The desperate attempts of the British media to whip up a storm of outrage against Meghan and Harry for having the temerity to not turn the birth of their baby into a media circus has failed.
A whopping 75% of the public told pollsters that they believed Meghan and Harry “have the right to keep the details about the baby’s birth private” while just 12% told polling firm YouGov that they agreed with the contrary proposition that “they are wrong and the public has the right to know more details about the baby.”
After an announcement was made saying that the new parents wants to keep the birth private, the British media were quick to try to argue that their decision was somehow selfish and perverse.
Typical among the dozens of criticisms was The Sun’s Jane Moore, who told the British TV show Loose Women their decision to not organize a gigantic public photo shoot outside a hospital was ‘weird’ and, perhaps more revealingly, added, “We paid for that story.”
The Mail’s Jan Moir was similarly disgusted and suggested, with absolutely no justification, “Perhaps Oprah has snapped up the exclusive first-look baby rights? I wouldn’t put it past her. Or them.”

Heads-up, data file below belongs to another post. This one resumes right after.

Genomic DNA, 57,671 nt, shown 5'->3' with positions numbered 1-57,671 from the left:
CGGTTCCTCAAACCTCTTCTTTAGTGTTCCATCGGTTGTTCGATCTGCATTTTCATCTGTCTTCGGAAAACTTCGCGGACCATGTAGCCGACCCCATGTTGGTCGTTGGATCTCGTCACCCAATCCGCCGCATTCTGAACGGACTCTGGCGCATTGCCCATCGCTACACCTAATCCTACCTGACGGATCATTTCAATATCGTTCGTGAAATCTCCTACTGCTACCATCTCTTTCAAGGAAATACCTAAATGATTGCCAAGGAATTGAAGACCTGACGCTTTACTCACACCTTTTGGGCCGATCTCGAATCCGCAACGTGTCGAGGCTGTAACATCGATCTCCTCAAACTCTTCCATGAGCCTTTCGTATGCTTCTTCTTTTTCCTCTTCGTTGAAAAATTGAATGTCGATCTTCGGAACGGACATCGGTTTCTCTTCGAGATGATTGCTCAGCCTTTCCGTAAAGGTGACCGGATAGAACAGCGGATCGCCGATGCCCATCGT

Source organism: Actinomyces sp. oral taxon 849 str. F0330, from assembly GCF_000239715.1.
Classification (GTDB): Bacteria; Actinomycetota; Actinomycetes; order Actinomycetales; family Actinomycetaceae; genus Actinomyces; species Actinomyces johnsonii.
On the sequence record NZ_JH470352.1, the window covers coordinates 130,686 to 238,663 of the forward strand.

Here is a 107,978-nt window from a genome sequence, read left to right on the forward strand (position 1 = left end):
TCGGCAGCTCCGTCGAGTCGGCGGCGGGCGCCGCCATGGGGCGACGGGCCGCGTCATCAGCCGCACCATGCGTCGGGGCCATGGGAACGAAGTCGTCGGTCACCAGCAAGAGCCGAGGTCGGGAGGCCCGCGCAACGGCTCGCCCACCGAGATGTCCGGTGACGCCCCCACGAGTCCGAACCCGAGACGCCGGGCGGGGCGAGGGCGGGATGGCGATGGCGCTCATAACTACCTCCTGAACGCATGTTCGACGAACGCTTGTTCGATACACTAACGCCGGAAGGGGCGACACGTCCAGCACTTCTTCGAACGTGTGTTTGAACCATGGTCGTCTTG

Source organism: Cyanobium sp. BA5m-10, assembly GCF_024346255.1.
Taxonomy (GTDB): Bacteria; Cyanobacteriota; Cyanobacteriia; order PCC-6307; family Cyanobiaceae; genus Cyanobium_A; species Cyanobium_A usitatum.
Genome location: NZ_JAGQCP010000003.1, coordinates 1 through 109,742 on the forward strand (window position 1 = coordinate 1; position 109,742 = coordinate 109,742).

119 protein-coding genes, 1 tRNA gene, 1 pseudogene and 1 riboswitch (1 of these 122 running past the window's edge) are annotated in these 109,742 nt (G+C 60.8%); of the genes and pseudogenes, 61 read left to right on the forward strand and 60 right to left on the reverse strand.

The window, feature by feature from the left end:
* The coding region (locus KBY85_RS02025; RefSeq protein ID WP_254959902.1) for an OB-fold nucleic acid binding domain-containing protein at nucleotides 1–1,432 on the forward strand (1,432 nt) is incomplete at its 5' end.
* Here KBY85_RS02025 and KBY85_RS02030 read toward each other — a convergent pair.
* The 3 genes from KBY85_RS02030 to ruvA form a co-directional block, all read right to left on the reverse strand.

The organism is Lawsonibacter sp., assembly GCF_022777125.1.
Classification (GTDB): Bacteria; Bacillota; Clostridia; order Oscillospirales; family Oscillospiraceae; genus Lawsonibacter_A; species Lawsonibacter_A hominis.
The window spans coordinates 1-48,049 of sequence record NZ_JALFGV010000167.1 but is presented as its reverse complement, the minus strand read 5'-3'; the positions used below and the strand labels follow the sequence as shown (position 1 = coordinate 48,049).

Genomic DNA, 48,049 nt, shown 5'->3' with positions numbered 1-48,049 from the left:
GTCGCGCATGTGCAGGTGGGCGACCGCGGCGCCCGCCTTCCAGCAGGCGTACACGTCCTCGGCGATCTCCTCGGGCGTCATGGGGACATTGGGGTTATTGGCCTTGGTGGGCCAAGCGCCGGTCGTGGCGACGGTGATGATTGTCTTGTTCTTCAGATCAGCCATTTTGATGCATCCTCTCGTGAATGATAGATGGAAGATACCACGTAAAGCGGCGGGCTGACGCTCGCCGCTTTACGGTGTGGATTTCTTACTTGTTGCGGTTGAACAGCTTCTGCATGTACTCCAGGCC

In fact, as Moir well knows, Meghan and Harry have said that a series of photographs will be taken in the grounds of Windsor Castle a few days after the birth and it seems likely these will simultaneously be released on Instagram and to the media.
It now appears, not for the first time, that the young royals are more in touch with the British public than the news media, who, other voices have suggested, are not actually disgusted because of the breaching of some imaginary constitutional principle but because they are concerned about the loss of a ratings and clicks bonanza.
Meghan is now believed to be several days overdue.
The palace have said that they will announce when Meghan is in labor and make another announcement after the baby is born confirming its weight and sex.